Tanks roll in desert as airstrikes hit cities
12 killed when Marine helicopter crashes in Kuwait
BAGHDAD, Iraq (CNN) -- A convoy of U.S. tanks rolled unopposed Friday through the desert toward the Iraqi capital in the second day of the campaign to dislodge Iraqi leader Saddam Hussein.
And in north Kuwait, dozens of Iraqi troops surrendered with white flags to British marines. The soldiers apparently crossed the border from southern Iraq.
With U.S. and British forces on the move, and after a day in which Baghdad was bombarded with more than 60 cruise missiles, U.S. Defense Secretary Donald Rumsfeld said, "Things are going very well. The pressure is continuing on the Iraqi regime, and [the regime] will not be there in the period ahead."
Coalition forces took their first casualties of the campaign when a U.S. Marine CH-46 helicopter crashed in northern Kuwait early Friday morning, killing all 12 people on board -- 8 British military personnel and four American crew members, Pentagon officials said.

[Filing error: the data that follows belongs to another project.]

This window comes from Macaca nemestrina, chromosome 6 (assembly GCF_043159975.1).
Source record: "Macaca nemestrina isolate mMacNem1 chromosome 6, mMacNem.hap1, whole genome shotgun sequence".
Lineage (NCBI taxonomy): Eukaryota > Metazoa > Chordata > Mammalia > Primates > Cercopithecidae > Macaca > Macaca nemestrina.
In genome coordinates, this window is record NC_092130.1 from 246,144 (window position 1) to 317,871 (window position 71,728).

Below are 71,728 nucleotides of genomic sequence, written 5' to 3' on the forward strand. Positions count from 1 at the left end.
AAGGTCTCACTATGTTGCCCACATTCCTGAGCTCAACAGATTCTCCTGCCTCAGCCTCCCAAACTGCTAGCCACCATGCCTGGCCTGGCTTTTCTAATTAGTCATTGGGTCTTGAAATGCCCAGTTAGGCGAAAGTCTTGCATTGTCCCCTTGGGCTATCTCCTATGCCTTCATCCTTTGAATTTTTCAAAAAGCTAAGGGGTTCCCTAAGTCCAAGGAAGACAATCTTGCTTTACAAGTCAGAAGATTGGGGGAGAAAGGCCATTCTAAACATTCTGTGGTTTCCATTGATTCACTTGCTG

There were no indications that hostile fire brought down the helicopter, according to the Pentagon. The accident took place about nine miles south of the Iraqi border.(Full story)
Elsewhere, coalition forces bombed the Iraqi-controlled northern city of Mosul shortly before 4:30 a.m. Friday (8:30 p.m. Thursday EST). Antiaircraft fire was launched, but it was not clear whether any planes were hit.
Friday morning, the 3rd Squadron of the U.S. 7th Cavalry Regiment, lead element of the 3rd Infantry Division, was heading toward Baghdad unopposed after brushing aside initial resistance as it rolled across the border from Kuwait the night before, according to a CNN correspondent accompanying the troops.